after I died forever in the river.
The battle is there, the inevitability of it all.
Shadow of darkness over the enemy field,
This hunger bewilders me.
There are grotesques who shine a dark light that lures us,
like how the sirens tried to lure Odysseus.
Night, like dead water, sows together
The tattered contours of the past.
The dark God broke out of the earth,
A ghoulish guard of love.
I accept this covenant, this way of life as true.
I prayed under His cloak
A voice from the distant past, an evocation,
(the sweet honey of the old cadence,)
In the hour of its agony, render;
one scarlet flower is cast on the blanch-white stone.
(their ten years’ war had ended.
It was an adventure much could be made of.)
Good spirits, not evil ones, choose us for their instrument.
I wasn’t myself in a kingdom of unnamed animals and totem trees
But never wished to unsay my vows.
Violence stands like a blaze at our doors.
[With respect to Euripides, Robin Robertson, Adam Clay, Daniel Schoonebeek, Siegfried Sassoon, Leah Umansky, Etheridge Knight, Anthony Madrid, Ciaran Carson, Muriel Rukeyser, Tom Sleigh, Carolyn Kizer, Louise Glück, Fiona Sampson, A.E. Stallings, Lucia Perillo, H.D., Seamus Heaney, Barbara Jane Reyes, Solmaz Sharif, `David Perry, Lia Hunter, Matthew Sweeney, Traci Brimhall, Grigori Dashevsky, Jennifer Moxley, Stephane Mallarme, Ezra Pound, James Doyle, Brian Culhane, Mark Strand, Czeslaw Milosz, Yusuf Komunyakas.]
Love has stained my body,
the holy hush of ancient sacrifice.
A terrible beauty is born.
Too long a sacrifice can make a stone
of the heart.
Oh Gods, if I have kept faith, please grant me this:
Purge Your spirits of slow reluctance.
The black cobra of love burns,
Ash for the cruel and merciful wind,
Who never lets go out
the procession’s sacred torch.
His words like a storm wind can bring terror
with a mercy that outrides
Glow Glory in Thunder —
You have come to be entirely a feeling for me.
Love shakes my heart,
Dreamslender exquisite white firstful flame.
That’s how people burn to death.
This blood has turned to dust.
Who even dead, yet hath his mind entire?
A broken bundle of mirrors
first must thou go the road to hell.
Like a small beast shaken from the moon,
Everything seems too large,
as red as terror and as green as fate.
Be on your mettle now!
Wait for the wounded to scream themselves to death.
Wonderful relic, all that’s left us of deserted greatness.
I saw battle corpses, myriads of them,
a conversation of 500 years.
Pay we our vows and go
with words imposing on my tongue.
Outside a May god moves His paws to alter wind.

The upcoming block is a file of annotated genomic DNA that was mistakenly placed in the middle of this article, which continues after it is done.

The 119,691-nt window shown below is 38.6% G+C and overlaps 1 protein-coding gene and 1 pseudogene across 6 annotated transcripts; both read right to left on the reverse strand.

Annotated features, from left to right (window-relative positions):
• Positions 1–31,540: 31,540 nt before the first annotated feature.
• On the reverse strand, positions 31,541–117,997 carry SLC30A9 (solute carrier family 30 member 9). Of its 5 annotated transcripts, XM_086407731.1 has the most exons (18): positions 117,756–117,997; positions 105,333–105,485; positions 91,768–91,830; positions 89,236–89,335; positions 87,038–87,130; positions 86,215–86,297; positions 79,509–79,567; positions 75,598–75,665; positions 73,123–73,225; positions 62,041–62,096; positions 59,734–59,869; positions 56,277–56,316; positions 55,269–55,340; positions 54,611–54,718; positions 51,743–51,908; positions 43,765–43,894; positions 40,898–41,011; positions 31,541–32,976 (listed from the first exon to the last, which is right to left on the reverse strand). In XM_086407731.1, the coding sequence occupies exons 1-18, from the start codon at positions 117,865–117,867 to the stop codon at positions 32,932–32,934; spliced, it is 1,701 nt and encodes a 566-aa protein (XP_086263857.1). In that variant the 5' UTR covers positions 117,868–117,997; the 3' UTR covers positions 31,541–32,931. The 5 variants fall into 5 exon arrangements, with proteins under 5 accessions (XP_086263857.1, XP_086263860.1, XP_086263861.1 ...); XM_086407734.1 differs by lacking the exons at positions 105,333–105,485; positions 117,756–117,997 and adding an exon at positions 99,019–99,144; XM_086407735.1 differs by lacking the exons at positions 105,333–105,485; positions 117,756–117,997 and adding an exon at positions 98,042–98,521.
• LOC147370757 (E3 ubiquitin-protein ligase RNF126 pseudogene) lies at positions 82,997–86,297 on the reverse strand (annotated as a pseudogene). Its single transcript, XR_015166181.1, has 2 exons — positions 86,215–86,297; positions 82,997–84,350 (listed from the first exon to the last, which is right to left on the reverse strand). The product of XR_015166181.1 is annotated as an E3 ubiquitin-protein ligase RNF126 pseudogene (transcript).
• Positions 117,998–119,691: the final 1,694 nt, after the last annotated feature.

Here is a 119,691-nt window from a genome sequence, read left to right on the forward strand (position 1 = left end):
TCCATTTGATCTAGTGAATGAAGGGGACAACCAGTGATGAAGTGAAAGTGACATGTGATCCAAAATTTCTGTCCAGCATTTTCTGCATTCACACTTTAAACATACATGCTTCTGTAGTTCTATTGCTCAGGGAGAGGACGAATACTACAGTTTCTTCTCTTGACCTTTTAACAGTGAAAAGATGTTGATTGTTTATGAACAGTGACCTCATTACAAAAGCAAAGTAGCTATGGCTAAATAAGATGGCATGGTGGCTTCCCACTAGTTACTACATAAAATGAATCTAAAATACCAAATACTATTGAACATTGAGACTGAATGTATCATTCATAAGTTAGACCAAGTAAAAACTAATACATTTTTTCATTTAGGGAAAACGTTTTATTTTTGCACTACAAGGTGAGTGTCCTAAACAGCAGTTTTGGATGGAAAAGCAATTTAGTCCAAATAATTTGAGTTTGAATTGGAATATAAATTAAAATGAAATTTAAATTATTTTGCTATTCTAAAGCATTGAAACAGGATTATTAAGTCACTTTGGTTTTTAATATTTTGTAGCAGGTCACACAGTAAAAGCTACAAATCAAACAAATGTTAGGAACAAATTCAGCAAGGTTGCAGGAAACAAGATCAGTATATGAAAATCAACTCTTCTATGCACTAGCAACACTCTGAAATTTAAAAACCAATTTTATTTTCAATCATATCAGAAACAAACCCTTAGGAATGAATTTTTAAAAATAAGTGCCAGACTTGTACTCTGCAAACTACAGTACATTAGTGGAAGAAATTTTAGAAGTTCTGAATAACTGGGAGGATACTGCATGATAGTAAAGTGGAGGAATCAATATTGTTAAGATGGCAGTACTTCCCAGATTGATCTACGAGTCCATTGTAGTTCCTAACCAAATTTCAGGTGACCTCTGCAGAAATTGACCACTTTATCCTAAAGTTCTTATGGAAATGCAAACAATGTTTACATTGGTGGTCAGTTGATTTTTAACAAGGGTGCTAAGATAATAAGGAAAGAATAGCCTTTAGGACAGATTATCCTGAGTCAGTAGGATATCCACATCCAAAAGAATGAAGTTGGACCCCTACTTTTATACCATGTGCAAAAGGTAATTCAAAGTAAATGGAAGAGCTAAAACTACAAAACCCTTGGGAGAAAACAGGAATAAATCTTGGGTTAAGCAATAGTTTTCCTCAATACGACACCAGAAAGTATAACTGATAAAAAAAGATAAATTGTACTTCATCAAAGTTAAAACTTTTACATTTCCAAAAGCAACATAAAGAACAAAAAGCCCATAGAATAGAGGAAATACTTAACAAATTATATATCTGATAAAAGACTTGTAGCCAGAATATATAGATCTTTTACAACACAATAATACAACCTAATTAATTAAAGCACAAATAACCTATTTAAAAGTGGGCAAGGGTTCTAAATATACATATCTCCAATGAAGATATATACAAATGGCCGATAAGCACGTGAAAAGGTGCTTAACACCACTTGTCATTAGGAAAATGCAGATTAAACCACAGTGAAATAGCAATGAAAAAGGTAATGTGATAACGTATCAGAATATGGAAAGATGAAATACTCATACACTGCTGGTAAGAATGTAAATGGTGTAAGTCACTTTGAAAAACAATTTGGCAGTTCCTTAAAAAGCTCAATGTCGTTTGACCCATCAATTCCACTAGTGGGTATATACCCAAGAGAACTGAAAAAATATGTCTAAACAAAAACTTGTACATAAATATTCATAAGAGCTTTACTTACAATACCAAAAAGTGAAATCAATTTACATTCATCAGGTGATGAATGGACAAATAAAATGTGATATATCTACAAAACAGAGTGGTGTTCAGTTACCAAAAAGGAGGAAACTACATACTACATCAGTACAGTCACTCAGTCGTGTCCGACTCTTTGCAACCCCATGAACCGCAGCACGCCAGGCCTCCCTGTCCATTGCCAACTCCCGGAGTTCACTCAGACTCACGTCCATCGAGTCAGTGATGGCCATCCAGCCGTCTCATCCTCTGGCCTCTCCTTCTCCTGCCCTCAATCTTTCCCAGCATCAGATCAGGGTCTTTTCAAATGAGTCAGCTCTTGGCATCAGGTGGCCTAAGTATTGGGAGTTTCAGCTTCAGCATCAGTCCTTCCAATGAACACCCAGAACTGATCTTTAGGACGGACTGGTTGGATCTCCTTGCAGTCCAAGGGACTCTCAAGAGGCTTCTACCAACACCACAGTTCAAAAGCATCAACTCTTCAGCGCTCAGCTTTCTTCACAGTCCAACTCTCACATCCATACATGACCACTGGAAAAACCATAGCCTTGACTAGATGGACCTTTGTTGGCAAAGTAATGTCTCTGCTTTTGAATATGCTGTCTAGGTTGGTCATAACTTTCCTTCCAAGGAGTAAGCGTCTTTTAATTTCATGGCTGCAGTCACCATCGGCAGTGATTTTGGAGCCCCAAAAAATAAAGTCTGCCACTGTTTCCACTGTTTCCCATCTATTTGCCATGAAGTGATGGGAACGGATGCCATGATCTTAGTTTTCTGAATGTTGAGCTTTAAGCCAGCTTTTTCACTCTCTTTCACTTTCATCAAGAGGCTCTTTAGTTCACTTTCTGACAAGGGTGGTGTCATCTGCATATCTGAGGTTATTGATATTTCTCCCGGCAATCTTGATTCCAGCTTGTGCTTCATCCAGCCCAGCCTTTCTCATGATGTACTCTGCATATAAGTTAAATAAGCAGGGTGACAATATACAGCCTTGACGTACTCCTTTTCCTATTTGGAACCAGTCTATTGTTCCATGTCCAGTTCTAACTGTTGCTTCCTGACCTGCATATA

He will return,
bringing me asphodel and a dark feather.
Redeemer of outcasts!
You reveal Yourself age after age;
and as one sees most fearful things,
You must know who I am, my Love.
Rock ribbed and ancient as the sun,
to the tally of my soul,
O sane and sacred Death.
Make for our searching: yes, in spite of all
Bear the brunt,
and the elements’ rage.
Your mouth’s a hook.
All this subdues me utterly,
a verdict wholly in our favor.
[With respect to Mirabai, Wallace Stevens, William Butler Yeats, Catullus, Michelangelo, Constantine Cavafy, Emerson, Sappho, Gerard Manley Hopkins, e.e. cummings, Tennessee Williams, Wendell Berry, Ezra Pound, Beowulf/Seamus Heaney, Ntozake Shange, Dionysios Solomos/Rachel Hadas, Marianne Moore, Robert Herrick, Seamus Heaney, Michael Ondaatje, Edna St. Vincent Millay, Mary Karr, Oscar Wilde, William Cullant Bryant, Walt Whitman, John Keats, Robert Browning, Makedoios Hypatos/George Economou, Paulus Silentiarius/Edmund Keeley, Aeschylus/Aaron Poochigian].
So last spring when I was taking medieval studies course called “The Spiritual Senses,” we had to read a good bit of writing by 12th and 13th century mystics. One of them (and my favorite) was Mechthild of Magdeburg. In her book, she wrote this effusive poem for her God and i liked it so much I copied the form and write one for mine. I’ve shared it before, but I’m posting it here again. I’d love to see you guys take this form and write up similar paeans for your own Gods.
9 For Odin
We praise You, All Father, Architect of the Worlds, Who breathed us into being.
We praise You, Runatyr, World-maker, Whose keen far-seeing intellect wove the fabric of reality.
We praise You, Bolverk, for by cunning negotiation You brought us poetry and ecstasy.
We praise You, Oski, ever generous Giver of gifts, for You pour Your favors out upon Your people.
We praise You, Sigfather, for teaching us to ever strive for victory, for inspiring us with Your might.
We praise You, Woden, for sharing healing charms and the wisdom of driving out corruption.
We praise You, Galdrfather, for giving us the gift of enchantment, the continual re-sacralization of our world.
We praise You, Yggr, for Your sacrifice upon the Tree. by which You instructed us in wisdom.
We praise You, Odin, that You have elevated us by means of your nobility, driven us forward by means of Your attentions.
Oh Burning Brand.
Oh Self-Chosen Sacrifice.
Oh Sweet Wine of Ecstasy.
Oh Bottomless Well of Wisdom.
Oh unscalable, soaring Height.
Oh Fierceness without Measure.
Oh Might without Opposition.
Oh Treasure-House of every Honor.
Oh Hunger without Restraint.
Ever and always do Your people praise You.